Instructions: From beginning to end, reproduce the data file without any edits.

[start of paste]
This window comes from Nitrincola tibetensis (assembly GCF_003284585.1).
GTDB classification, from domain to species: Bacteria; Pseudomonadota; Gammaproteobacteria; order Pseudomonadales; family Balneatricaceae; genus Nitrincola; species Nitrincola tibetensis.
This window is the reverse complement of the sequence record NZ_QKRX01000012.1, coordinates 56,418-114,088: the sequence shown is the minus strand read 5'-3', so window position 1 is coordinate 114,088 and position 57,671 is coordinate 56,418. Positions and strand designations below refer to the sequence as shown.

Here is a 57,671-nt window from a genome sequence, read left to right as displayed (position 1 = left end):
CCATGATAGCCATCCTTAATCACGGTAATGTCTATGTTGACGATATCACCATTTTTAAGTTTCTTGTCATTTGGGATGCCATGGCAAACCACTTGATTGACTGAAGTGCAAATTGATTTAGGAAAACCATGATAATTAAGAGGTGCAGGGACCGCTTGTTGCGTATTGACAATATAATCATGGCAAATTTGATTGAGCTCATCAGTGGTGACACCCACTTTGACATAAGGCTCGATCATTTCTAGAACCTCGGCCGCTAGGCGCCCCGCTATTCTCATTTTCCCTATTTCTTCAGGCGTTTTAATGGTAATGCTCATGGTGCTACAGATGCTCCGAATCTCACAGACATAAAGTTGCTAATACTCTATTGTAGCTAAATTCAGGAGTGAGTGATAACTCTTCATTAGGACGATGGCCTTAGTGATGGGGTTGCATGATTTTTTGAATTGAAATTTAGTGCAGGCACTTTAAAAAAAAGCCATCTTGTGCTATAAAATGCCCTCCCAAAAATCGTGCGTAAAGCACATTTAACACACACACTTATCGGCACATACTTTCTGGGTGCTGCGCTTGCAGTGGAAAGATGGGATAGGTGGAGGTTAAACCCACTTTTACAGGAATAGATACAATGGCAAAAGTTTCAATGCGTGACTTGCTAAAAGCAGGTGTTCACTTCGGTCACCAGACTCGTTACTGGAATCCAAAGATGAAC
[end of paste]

This window comes from Nitrincola tibetensis (assembly GCF_003284585.1).
GTDB classification, from domain to species: Bacteria; Pseudomonadota; Gammaproteobacteria; order Pseudomonadales; family Balneatricaceae; genus Nitrincola; species Nitrincola tibetensis.
This window is the reverse complement of the sequence record NZ_QKRX01000012.1, coordinates 56,418-114,088: the sequence shown is the minus strand read 5'-3', so window position 1 is coordinate 114,088 and position 57,671 is coordinate 56,418. Positions and strand designations below refer to the sequence as shown.

Here is a 57,671-nt window from a genome sequence, read left to right as displayed (position 1 = left end):
CCATGATAGCCATCCTTAATCACGGTAATGTCTATGTTGACGATATCACCATTTTTAAGTTTCTTGTCATTTGGGATGCCATGGCAAACCACTTGATTGACTGAAGTGCAAATTGATTTAGGAAAACCATGATAATTAAGAGGTGCAGGGACCGCTTGTTGCGTATTGACAATATAATCATGGCAAATTTGATTGAGCTCATCAGTGGTGACACCCACTTTGACATAAGGCTCGATCATTTCTAGAACCTCGGCCGCTAGGCGCCCCGCTATTCTCATTTTCCCTATTTCTTCAGGCGTTTTAATGGTAATGCTCATGGTGCTACAGATGCTCCGAATCTCACAGACATAAAGTTGCTAATACTCTATTGTAGCTAAATTCAGGAGTGAGTGATAACTCTTCATTAGGACGATGGCCTTAGTGATGGGGTTGCATGATTTTTTGAATTGAAATTTAGTGCAGGCACTTTAAAAAAAAGCCATCTTGTGCTATAAAATGCCCTCCCAAAAATCGTGCGTAAAGCACATTTAACACACACACTTATCGGCACATACTTTCTGGGTGCTGCGCTTGCAGTGGAAAGATGGGATAGGTGGAGGTTAAACCCACTTTTACAGGAATAGATACAATGGCAAAAGTTTCAATGCGTGACTTGCTAAAAGCAGGTGTTCACTTCGGTCACCAGACTCGTTACTGGAATCCAAAGATGAAC